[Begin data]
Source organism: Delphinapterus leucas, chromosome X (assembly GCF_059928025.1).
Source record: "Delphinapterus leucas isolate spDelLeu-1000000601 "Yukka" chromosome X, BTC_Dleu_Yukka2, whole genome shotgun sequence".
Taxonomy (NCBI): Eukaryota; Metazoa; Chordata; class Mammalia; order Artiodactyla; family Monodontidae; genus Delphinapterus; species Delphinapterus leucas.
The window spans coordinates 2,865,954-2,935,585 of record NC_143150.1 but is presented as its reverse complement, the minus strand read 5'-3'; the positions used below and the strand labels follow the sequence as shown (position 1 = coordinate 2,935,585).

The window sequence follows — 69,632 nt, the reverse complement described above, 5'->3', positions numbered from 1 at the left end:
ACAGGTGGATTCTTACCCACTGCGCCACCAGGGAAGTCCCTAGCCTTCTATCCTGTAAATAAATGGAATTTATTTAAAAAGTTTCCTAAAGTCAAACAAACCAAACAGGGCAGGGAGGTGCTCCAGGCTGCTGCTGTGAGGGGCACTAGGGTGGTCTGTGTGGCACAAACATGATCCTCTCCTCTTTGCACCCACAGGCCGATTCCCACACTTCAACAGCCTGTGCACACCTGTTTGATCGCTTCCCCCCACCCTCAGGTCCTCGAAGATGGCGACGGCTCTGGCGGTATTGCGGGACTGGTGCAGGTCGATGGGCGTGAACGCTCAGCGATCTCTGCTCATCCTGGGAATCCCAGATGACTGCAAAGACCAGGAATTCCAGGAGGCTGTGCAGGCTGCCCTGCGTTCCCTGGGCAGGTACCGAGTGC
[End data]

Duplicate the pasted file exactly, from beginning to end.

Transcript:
Source organism: Delphinapterus leucas, chromosome X (assembly GCF_059928025.1).
Source record: "Delphinapterus leucas isolate spDelLeu-1000000601 "Yukka" chromosome X, BTC_Dleu_Yukka2, whole genome shotgun sequence".
Taxonomy (NCBI): Eukaryota; Metazoa; Chordata; class Mammalia; order Artiodactyla; family Monodontidae; genus Delphinapterus; species Delphinapterus leucas.
The window spans coordinates 2,865,954-2,935,585 of record NC_143150.1 but is presented as its reverse complement, the minus strand read 5'-3'; the positions used below and the strand labels follow the sequence as shown (position 1 = coordinate 2,935,585).

The window sequence follows — 69,632 nt, the reverse complement described above, 5'->3', positions numbered from 1 at the left end:
ACAGGTGGATTCTTACCCACTGCGCCACCAGGGAAGTCCCTAGCCTTCTATCCTGTAAATAAATGGAATTTATTTAAAAAGTTTCCTAAAGTCAAACAAACCAAACAGGGCAGGGAGGTGCTCCAGGCTGCTGCTGTGAGGGGCACTAGGGTGGTCTGTGTGGCACAAACATGATCCTCTCCTCTTTGCACCCACAGGCCGATTCCCACACTTCAACAGCCTGTGCACACCTGTTTGATCGCTTCCCCCCACCCTCAGGTCCTCGAAGATGGCGACGGCTCTGGCGGTATTGCGGGACTGGTGCAGGTCGATGGGCGTGAACGCTCAGCGATCTCTGCTCATCCTGGGAATCCCAGATGACTGCAAAGACCAGGAATTCCAGGAGGCTGTGCAGGCTGCCCTGCGTTCCCTGGGCAGGTACCGAGTGC